No Ordinary Sheila
Toby Woollaston views a film about one of NZ’s lesser-known but more interesting figures, and emerges from the cinema with a deeper understanding.
I went into No Ordinary Sheila not knowing anything about the titular Sheila Natusch. Thankfully, her cousin and the film’s director, Hugh Macdonald, knows a thing or two about film-making, so within no time I was hooked into the life-story of this natural historian, illustrator and writer who has lived a life less ordinary.
This documentary tells the story of Sheila’s life, from her early years growing up in the deep South to the present day in Wellington. The film is littered with fascinating anecdotes: her friendship with Janet Frame, cycling the South Island top to bottom and climbing multiple mountains. It illustrates an admirable woman who has sucked the marrow out of life and can easily be considered a genuine slice of Kiwiana. There is a veritable nostalgic vibe to Macdonald’s film that sits perfectly with a life that is rooted firmly in New Zealand’s great outdoors.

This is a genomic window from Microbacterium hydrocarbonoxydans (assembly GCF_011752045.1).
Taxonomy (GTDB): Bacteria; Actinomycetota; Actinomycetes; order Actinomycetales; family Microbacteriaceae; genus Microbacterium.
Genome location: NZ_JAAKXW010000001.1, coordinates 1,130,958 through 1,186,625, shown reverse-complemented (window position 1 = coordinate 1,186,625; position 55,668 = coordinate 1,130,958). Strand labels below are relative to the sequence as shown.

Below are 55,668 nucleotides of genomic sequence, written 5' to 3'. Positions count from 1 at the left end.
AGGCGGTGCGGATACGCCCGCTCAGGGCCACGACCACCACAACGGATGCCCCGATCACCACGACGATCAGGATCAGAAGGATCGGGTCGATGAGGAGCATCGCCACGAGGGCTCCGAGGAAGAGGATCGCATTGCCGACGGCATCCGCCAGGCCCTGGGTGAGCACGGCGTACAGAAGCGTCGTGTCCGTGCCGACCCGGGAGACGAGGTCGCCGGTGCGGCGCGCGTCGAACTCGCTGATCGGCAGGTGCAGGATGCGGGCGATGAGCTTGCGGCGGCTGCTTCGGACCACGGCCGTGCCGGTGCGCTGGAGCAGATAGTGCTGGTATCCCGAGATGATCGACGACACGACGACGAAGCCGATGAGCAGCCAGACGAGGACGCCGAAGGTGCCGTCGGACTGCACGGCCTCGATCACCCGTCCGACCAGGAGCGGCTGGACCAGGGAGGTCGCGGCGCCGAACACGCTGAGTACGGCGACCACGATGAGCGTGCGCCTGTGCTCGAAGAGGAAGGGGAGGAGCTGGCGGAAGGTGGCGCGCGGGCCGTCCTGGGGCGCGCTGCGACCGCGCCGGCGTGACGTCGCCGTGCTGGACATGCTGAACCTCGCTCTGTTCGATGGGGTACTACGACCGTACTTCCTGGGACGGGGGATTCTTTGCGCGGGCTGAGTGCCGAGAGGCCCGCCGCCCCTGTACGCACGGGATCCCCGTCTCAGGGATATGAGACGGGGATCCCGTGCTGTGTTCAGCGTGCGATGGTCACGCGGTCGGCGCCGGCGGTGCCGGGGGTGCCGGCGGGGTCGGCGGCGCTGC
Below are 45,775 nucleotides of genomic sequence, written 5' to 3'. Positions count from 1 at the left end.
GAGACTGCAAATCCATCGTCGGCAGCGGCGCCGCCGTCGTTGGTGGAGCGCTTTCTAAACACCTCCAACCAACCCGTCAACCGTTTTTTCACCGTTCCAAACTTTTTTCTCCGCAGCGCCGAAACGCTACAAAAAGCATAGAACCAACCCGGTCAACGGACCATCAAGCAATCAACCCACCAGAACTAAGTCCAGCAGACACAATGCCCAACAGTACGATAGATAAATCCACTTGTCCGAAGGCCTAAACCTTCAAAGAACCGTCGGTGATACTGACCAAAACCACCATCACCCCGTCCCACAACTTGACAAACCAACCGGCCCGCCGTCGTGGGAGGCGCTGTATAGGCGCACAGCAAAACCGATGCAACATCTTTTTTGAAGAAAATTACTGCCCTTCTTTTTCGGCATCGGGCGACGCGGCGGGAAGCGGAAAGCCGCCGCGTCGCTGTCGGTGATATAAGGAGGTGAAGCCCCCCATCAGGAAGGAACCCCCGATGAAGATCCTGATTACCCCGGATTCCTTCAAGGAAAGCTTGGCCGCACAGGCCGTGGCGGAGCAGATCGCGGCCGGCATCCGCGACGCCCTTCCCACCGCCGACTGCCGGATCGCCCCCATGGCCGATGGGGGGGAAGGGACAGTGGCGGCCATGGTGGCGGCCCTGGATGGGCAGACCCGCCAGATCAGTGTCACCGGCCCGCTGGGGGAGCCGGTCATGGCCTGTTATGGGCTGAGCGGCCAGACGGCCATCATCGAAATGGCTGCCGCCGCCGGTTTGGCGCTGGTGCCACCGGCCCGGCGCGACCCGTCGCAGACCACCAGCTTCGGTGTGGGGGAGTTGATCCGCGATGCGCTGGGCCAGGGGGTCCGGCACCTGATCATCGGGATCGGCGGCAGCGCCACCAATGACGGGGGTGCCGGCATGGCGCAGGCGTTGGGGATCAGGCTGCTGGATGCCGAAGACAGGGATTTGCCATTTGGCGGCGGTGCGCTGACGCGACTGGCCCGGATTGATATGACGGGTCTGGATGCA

Interviews by Kim Hill, Susan Hamel, Dinah Priestley, Shaun Barnett, and Ken Scadden, among others, provide the structural backbone to Macdonald’s film, all of who seem content to gently prod the nonagenarian for stories. I suspect she could have handled some tougher prodding, though, as it is apparent that Sheila possessed a defiant skill of stoically holding emotional responses at bay. Throughout her interview, she remains guarded when pushed on sensitive subjects such as her brother’s death, her ailing health, or being that last surviving member of her family. Her response can only be described as consummately practical: “…Oh, you just get on with it.” And her thoughts on going into a rest home? “Bugger that … double bugger that!”
The homegrown amateurish nature of Sheila’s artwork and research appropriately comes through in the film. Thankfully, Macdonald does not get too caught up in the artifice of filmmaking and lets Sheila’s story gently spill out through her interviews and some well-researched archival footage.